By Stephen Blank –The Washington Times
Armenia’s revolution of April-May generated possibilities for real economic and political progress. In no small measure it succeeded because its leader, Nikol Pashinyan, stated that he “had no geopolitical agenda.” He repeatedly stated that Armenia would continue its course of membership in Russia’s Eurasian Economic Union and their Collective Security Treaty Organization. And, since, he has repeatedly reiterated his government’s commitment to improving ties with Moscow.
However, despite rhetoric on efforts to democratize Armenia, Mr. Pashinyan has not only reaffirmed Armenia’s close ties to Russia, he has also displayed its deep intimacy with Iran. Emblematically, before coming to New York to attend the U.N. General Assembly he is visiting Iran. In addition, he has made numerous statements and gestures indicating an unwillingness to negotiate on the Nagorno-Karabakh issue with Azerbaijan.
However, in so doing Mr. Pashinyan, possibly unwittingly, but nevertheless clearly, has placed his own democracy campaign at risk. As long as Armenia holds onto Azerbaijani territories it will not have peace. Instead it will have to continue its excessive dependence on Moscow that all but guarantees the eclipse of Armenia’s democratic aspirations. Moscow is already warning of “frank and serious talks”, i.e. difficult negotiations with Mr. Pashinyan due to his democratizing moves.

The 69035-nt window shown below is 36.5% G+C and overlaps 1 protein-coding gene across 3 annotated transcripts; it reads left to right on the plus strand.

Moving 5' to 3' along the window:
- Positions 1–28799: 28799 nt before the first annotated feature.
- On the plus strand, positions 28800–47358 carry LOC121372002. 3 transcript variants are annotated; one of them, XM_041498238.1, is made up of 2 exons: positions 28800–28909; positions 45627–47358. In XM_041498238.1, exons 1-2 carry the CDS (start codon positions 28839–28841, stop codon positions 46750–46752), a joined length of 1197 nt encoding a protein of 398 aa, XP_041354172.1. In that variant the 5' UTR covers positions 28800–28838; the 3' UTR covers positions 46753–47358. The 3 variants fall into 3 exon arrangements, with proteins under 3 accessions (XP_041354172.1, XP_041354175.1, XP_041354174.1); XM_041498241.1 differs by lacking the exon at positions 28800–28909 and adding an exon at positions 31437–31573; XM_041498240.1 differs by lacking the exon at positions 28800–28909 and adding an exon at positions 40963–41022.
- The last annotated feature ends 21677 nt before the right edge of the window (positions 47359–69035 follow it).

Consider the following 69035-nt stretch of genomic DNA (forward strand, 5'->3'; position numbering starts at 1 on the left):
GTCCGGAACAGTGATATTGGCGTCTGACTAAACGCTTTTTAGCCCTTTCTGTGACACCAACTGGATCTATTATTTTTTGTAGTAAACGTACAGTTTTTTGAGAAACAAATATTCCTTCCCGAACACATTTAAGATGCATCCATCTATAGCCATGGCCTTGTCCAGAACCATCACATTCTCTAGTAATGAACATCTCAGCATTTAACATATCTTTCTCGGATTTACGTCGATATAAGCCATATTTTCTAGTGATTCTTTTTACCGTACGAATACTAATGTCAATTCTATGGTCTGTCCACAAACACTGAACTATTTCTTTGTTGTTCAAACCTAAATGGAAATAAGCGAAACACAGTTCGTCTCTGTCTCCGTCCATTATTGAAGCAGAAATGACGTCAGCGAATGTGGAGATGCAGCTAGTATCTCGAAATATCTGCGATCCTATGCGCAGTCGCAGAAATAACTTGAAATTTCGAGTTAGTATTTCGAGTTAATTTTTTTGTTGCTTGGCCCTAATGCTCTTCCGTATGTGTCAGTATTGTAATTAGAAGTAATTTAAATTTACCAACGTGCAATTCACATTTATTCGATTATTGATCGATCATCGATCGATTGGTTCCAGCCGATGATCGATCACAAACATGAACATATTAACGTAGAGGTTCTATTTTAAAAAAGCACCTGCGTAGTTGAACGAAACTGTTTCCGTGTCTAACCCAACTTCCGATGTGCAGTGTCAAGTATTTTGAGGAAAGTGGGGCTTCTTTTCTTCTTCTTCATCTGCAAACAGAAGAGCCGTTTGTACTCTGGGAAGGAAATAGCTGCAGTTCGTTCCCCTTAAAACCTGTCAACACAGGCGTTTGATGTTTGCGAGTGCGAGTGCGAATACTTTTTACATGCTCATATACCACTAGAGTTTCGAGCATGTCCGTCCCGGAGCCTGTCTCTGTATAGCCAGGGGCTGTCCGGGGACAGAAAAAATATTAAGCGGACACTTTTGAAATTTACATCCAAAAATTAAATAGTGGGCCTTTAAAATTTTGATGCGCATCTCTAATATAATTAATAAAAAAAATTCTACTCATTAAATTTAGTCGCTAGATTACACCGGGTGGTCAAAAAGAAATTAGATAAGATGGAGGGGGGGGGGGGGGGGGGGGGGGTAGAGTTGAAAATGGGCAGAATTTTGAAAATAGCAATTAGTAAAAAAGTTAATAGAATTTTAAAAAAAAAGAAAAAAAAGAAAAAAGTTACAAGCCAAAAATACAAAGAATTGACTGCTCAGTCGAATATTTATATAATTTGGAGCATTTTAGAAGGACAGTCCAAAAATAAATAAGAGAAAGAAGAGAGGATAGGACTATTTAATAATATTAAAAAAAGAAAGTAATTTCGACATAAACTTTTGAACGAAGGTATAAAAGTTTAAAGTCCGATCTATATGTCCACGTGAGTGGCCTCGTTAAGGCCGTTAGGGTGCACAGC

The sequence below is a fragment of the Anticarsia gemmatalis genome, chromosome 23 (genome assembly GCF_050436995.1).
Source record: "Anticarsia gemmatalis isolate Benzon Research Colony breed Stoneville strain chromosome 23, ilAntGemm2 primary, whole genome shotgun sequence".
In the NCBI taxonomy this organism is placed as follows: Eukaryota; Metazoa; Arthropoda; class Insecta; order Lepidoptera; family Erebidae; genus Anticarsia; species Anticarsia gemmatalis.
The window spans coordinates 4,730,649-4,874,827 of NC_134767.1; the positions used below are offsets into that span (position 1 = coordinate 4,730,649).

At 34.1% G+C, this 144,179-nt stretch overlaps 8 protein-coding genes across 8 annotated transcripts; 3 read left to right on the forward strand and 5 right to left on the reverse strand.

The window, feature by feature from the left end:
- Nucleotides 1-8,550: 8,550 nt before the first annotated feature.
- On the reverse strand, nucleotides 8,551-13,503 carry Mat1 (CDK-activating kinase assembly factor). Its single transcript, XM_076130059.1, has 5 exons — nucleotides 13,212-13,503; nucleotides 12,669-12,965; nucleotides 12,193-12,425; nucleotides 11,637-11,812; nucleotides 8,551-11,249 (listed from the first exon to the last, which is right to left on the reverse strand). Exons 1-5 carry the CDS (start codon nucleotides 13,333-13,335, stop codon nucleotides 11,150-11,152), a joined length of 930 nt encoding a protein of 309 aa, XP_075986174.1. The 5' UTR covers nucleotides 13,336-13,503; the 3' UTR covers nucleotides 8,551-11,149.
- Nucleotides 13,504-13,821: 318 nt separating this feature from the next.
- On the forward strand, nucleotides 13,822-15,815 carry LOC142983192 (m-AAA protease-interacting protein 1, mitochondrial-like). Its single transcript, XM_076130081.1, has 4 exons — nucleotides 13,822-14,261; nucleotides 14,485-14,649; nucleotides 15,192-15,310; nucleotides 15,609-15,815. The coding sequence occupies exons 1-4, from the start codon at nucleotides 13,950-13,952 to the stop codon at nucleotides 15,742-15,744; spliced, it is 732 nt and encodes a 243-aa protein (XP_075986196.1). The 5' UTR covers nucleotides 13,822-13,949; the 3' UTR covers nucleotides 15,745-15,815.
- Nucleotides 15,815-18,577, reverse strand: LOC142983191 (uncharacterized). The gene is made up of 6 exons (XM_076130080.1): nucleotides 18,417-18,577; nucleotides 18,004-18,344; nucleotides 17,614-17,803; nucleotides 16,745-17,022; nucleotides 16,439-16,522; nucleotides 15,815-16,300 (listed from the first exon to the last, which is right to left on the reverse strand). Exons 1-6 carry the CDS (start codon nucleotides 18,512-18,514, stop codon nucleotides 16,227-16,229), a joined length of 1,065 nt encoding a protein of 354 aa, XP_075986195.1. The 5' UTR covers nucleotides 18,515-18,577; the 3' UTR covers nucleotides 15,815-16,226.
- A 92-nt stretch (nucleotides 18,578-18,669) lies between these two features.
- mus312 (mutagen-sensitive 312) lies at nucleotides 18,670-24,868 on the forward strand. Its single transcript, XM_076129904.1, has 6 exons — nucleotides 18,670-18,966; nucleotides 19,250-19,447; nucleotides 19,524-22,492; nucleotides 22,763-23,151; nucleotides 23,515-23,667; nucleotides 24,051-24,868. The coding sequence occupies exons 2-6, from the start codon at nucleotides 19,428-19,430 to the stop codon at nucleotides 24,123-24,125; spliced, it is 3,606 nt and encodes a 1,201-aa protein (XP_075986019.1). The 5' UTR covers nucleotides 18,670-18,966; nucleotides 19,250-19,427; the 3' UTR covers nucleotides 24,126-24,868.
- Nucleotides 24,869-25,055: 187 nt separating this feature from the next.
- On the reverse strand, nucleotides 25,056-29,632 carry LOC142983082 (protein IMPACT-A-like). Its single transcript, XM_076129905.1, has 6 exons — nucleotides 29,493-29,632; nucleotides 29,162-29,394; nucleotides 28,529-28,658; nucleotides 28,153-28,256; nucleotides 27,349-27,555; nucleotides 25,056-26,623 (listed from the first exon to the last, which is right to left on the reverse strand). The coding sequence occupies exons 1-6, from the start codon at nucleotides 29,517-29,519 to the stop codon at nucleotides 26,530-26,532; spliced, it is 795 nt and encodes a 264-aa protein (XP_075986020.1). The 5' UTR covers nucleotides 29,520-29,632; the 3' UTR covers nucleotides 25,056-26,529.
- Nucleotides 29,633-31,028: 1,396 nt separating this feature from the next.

Simply, peace with Azerbaijan is a precondition for democratization in Armenia. War offers Russia multiple opportunities it will not forego to coerce Yerevan into subservience and act decisively to undermine Mr. Pashinyan’s reforms if not him personally. Peace, however, is the sole guarantee that Armenia can both democratize and move forward provided it receives strong Western backing.
This affects the United States because Mr. Pashinyan allegedly wants a meeting with President Trump in New York. Such meetings with a president possess great resonance in these leaders’ and at home and Armenia is no exception. Before this meeting possibly occurs, Mr. Pashinyan should give the United States reasons to support him.
However, Armenia’s subservience to Moscow and its retention of conquered territories going beyond Nagorno-Karabakh to include purely Azerbaijani and undisputed lands like the Azerbaijani province of Nakhichevan are incompatible with U.S. support or democracy. Therefore, to support, peace, democracy, and the advance of U.S. interests, a well-conceived initiative must be launched to break the deadlock with Azerbaijan and promote a peace settlement that would benefit everyone, except Vladimir Putin, the only actor whose interests are served by continuing strife.